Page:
3. I see no reason why this is surprising. The HTC One is a fantastic phone. It’s the only phone I pick up in the store that makes me crave it. I’m sure the pluses of the Google Edition outweigh the minuses, though I found Sense pretty reasonable when I last owned an HTC (a while ago).

    • I don’t see it as surprising because the two best phones right now are seemingly clearly the One and the S4. It would be surprising if he were going for a free phone.

  4. Hi Kevin

    Can you try out the Miracast feature soon and let us know how it performs? The Google Edition of the HTC One is supposed to have it (in version Android 4.2.2 jellybean).


  5. guest

    Hi Kevin. I’m curious… How does the signal strength measure up to your plastic phone? Settings -> About Phone -> Status -> Signal Strength. I assume you’re using the same network with your new phone, so I’m curious how much the metal body of the HTC interferes with reception.

    Also, do you have any trouble hearing it ring in your pocket? I assume you put it in your pocket with the screen facing your leg. I like the idea of the front facing speakers a lot, but it seems that might muffle the phone when in the pocket. I suppose I could pocket it screen out, but then I’ll be concerned about bumping a table and cracking the glass screen.


    • I’ve checked signal strength on the One, Nexus 4 and iPhone 5 with the same AT&T nano SIM card (I use an adapter as needed) and really don’t see much difference. Basically the same signal, give or take 2 to 3 db, in the same locations.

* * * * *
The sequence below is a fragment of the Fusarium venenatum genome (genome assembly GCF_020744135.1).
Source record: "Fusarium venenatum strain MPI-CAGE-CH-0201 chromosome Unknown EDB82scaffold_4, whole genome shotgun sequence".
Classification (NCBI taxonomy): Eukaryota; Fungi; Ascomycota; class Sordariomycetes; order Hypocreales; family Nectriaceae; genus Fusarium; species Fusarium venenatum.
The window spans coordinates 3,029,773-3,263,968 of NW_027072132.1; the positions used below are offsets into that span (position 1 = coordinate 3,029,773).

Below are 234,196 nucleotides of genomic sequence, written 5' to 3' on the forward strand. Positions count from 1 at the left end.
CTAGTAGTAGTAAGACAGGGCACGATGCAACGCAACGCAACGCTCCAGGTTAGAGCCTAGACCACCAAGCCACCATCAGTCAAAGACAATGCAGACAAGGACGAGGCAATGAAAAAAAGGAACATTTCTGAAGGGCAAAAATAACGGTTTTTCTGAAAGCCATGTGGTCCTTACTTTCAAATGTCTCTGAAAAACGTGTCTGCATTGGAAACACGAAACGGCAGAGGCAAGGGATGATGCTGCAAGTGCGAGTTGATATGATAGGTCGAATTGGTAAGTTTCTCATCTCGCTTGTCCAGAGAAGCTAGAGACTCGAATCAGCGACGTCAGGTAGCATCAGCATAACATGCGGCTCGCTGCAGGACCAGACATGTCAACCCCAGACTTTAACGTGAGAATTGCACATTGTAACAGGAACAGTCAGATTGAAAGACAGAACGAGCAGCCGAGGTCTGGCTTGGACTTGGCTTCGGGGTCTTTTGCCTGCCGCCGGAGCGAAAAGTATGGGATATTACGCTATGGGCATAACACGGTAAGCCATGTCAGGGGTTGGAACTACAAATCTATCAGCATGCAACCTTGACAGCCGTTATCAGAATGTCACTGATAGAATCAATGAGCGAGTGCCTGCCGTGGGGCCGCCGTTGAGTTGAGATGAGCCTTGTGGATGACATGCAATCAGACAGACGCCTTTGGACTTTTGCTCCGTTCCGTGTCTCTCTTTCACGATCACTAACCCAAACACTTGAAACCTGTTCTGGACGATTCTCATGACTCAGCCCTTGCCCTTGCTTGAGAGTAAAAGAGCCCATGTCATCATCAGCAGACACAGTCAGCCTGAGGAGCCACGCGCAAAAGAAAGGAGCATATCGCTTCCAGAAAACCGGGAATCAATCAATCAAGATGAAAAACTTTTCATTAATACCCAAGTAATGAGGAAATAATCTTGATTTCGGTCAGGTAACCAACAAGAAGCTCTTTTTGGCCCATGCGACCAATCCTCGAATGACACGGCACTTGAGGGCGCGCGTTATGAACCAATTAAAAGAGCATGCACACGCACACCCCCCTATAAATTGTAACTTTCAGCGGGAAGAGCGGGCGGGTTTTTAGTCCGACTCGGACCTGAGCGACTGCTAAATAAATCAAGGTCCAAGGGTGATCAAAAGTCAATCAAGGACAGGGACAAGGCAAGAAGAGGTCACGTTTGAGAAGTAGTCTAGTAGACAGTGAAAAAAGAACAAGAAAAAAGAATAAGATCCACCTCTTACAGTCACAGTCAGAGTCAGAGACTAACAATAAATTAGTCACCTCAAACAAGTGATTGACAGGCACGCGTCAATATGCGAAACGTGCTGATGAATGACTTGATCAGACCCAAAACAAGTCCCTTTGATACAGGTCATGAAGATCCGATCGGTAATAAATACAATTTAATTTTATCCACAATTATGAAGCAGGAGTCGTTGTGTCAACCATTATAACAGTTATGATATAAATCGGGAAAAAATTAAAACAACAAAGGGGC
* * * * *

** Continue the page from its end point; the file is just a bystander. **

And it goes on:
Interesting question the phone in a pocket. I generally never think about how I put it in my pocket but realized I do put the screen facing my leg since the back of the phone is rounded. No problems hearing it though; notifications / ringing sounds are very loud on this device with the volume setting in the second half of its range.

  6. I like Gigaom articles, but could you please refrain from amateur writings like ‘no pun intended’? If you fear that people will intend it like a pun, then change your formulation.

  7. ses21

    You should blame AT&T for not being able to use Google Wallet; the HW is in there to support it but they just want to force you to use their inferior ISIS wallet app instead.

    • Sorry, there’s no basis for that comment at all. I haven’t been compensated by HTC to write a thing; it’s standard industry practice for companies to loan devices for review purposes. Those devices then get returned. If I want my own HTC One (or any other phone for that matter), I have to buy it, the same as you.

  8. Oliver G

    “Unless the HTC One loses its luster over the next few days, I think I’ll be doing just that.”

    Sounds like you are stuck in a hamster wheel. Keep running.

  9. Rupesh Kumar Badam